Groups of pregnant women were comparable regarding age, BMI, and anthropometric and metabolic parameters, except for higher fasting plasma glucose concentrations (5.4 ± 0.6 vs. 4.2 ± 0.7 mmol/l, P < 0.05) and lower oral glucose insulin sensitivity index values (376.5 ± 21.1 vs. 493.4 ± 37.1 ml/min per m2, P < 0.05) in women with GDM. Fasting plasma visfatin concentrations were lower in women with GDM (Fig. 1) and increased between 0.6–3.8 and 0.6–7.1 ng/ml in women with GDM and control subjects, respectively.

The glucose-induced change in visfatin over baseline as calculated by the area under the curve was 409 ± 106 ng · ml−1 · min−1 in GDM and 780 ± 345 ng · ml−1 · min−1 in control subjects (P < 0.05 between groups, Mann-Whitney U test). A significant correlation was detectable between fasting glucose and visfatin concentrations in both groups (r = 0.46, P < 0.05 in GDM and r = 0.45, P < 0.05 in control subjects) but not among other parameters.

This study demonstrates that a glucose-induced visfatin increase is blunted in women with GDM, who also have lower fasting plasma concentrations compared with age-matched pregnant women. This finding extends previous studies from different populations with GDM, where increased (13) or decreased (14) circulating visfatin concentrations have been reported. The discrepancy of these finding is unclear but may be related to differences regarding sampling time during pregnancy. The present data nevertheless confirm the regulatory role of glucose on circulating visfatin levels, which is consistent with results obtained during hyperglycemic clamp studies in healthy young men (6).

The cause of reduced fasting visfatin and mitigated response to glucose challenge in women with GDM is not directly accessible from this study. It has been demonstrated that plasma visfatin concentrations are inversely correlated to progressive β-cell deterioration in patients with type 1 or type 2 diabetes (15). The present data argue against an assumption that altered pancreatic insulin secretion has contributed to reduced plasma visfatin in GDM because insulin plasma concentrations were comparable in fasting conditions. This is important, as insulin is known to suppress glucose-induced visfatin release in vitro and in vivo (6). Further, glucose-induced insulin release was similar in women with GDM as in healthy control subjects 60 min after an oral glucose load.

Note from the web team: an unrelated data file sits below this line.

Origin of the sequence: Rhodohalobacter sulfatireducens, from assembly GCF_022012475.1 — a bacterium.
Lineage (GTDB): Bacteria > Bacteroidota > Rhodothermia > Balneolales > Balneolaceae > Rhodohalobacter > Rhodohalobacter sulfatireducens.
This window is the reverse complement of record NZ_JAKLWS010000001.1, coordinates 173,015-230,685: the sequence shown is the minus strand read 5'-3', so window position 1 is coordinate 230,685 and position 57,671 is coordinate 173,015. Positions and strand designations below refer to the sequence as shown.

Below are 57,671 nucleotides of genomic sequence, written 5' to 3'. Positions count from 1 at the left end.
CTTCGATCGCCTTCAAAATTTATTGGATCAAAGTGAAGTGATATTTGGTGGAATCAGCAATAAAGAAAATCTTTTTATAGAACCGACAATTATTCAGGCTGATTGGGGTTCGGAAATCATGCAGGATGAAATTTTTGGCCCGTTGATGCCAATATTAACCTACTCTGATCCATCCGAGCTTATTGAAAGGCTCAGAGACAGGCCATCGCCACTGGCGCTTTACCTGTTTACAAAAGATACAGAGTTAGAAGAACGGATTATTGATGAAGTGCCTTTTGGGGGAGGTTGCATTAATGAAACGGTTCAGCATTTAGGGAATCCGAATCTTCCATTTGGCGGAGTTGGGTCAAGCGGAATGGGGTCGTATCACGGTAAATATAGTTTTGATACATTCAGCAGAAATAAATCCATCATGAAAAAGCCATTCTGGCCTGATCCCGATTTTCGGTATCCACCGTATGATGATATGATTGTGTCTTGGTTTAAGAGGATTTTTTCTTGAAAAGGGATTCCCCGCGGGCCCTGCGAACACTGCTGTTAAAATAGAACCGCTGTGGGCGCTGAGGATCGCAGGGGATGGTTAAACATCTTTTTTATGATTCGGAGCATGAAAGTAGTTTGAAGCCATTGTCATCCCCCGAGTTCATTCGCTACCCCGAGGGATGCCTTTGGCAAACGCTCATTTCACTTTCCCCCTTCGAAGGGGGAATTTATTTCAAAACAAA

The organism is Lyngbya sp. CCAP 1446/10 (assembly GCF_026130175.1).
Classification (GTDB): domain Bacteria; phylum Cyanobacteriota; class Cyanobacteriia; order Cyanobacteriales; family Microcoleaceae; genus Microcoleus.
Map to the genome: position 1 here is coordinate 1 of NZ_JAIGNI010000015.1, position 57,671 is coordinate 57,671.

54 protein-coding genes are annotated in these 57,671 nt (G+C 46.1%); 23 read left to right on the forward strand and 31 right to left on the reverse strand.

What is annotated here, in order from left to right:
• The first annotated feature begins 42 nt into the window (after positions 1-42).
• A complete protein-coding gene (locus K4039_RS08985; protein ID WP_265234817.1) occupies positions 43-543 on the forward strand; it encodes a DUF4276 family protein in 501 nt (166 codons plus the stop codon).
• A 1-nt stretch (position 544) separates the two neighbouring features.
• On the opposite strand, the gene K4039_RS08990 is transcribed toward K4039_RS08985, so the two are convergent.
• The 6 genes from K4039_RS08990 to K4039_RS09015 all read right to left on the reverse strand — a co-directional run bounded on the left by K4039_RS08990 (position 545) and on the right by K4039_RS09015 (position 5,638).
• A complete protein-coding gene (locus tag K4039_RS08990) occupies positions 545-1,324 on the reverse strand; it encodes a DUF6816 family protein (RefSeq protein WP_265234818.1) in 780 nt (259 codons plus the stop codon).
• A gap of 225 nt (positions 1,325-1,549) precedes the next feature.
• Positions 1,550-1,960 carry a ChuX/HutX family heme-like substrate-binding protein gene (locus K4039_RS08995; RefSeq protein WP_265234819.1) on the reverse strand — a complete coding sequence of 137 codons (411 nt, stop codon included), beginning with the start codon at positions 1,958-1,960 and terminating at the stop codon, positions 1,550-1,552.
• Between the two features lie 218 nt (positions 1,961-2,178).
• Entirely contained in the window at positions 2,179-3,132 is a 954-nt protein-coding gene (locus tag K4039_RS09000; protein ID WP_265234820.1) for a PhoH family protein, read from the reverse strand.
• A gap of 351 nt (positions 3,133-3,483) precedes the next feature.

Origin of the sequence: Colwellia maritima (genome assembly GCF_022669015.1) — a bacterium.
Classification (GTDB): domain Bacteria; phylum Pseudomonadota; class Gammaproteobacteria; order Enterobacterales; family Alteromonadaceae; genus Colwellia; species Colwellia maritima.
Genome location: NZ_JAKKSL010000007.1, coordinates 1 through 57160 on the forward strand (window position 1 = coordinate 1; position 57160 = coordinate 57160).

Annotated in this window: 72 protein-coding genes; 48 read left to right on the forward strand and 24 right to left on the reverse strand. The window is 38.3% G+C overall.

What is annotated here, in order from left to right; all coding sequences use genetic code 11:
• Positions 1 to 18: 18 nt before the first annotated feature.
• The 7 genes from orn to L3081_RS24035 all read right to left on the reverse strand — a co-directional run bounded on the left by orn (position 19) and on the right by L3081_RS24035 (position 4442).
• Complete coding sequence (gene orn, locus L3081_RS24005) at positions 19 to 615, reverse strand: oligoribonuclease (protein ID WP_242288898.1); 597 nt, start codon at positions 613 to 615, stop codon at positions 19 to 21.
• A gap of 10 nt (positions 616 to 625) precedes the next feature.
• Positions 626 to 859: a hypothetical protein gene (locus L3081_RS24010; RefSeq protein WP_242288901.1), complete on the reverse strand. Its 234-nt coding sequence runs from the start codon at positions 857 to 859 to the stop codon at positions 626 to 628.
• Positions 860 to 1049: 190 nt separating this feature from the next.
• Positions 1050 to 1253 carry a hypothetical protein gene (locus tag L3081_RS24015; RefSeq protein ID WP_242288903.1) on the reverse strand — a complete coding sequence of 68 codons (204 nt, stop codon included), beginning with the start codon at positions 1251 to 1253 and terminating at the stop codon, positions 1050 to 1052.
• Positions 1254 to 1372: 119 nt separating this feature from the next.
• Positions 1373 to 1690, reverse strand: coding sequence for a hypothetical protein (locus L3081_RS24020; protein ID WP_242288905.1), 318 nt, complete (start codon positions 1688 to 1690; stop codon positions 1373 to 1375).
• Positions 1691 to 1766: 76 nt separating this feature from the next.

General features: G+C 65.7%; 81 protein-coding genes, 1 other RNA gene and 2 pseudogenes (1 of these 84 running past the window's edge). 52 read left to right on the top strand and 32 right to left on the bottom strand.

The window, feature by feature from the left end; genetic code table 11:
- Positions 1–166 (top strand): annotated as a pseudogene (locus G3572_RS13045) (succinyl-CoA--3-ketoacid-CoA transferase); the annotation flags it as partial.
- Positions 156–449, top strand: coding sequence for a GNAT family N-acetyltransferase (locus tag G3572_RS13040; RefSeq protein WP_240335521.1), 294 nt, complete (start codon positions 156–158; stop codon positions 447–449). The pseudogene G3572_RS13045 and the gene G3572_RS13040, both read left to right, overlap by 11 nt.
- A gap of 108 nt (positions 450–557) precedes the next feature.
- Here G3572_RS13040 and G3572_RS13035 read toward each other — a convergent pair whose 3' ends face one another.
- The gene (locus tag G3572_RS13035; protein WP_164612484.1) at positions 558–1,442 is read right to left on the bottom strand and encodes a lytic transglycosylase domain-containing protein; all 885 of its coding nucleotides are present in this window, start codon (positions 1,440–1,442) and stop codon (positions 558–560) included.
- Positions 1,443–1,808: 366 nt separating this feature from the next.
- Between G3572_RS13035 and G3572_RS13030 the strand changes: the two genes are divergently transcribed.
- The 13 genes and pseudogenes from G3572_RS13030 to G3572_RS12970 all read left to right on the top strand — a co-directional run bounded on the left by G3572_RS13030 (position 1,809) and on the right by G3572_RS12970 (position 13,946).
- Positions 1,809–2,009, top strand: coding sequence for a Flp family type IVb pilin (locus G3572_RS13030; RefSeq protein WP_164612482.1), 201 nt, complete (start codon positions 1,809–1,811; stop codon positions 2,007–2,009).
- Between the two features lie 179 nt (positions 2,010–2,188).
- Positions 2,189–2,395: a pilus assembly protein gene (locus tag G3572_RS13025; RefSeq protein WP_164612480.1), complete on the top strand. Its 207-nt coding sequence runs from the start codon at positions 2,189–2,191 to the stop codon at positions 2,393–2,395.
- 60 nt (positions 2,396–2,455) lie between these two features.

On the contrary, as it is known that glucose induces visfatin release, which is also a consistent finding in this study, one might have expected higher visfatin concentrations in women with GDM. Thus, factors other than glucose and insulin alone seem to influence the regulation of visfatin in pregnancy, such as proinflammatory cytokines (2). Indeed, an association between plasma tumor necrosis factor-α and visfatin mRNA in subcutaneous adipose tissue has recently been reported (16). It is unclear if differences in fasting or glucose-stimulated plasma visfatin can be regarded as compensatory mechanisms to maintain glucose homeostasis in GDM.

In summary, GDM is associated with lower visfatin concentrations than that found in healthy women during pregnancy. Visfatin is transiently increased after an oral gucose load, but this response is mitigated in GDM.

Figure 1—

Plasma concentrations of visfatin (A), glucose (B), and insulin (C) during an OGTT in women with GDM (○) and age-matched healthy pregnant control subjects (▪). Data are means ± SE. +P < 0.05 vs. baseline (repeated-measures ANOVA).

Figure 1—

Plasma concentrations of visfatin (A), glucose (B), and insulin (C) during an OGTT in women with GDM (○) and age-matched healthy pregnant control subjects (▪). Data are means ± SE. +P < 0.05 vs. baseline (repeated-measures ANOVA).

Close modal

We thank Veronika Ponzauner, RN, for assistance with sampling and logistics.

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Published ahead of print at on 30 March 2007. DOI: 10.2337/dc07-0013.

A table elsewhere in this issue shows conventional and Système International (SI) units and conversion factors for many substances.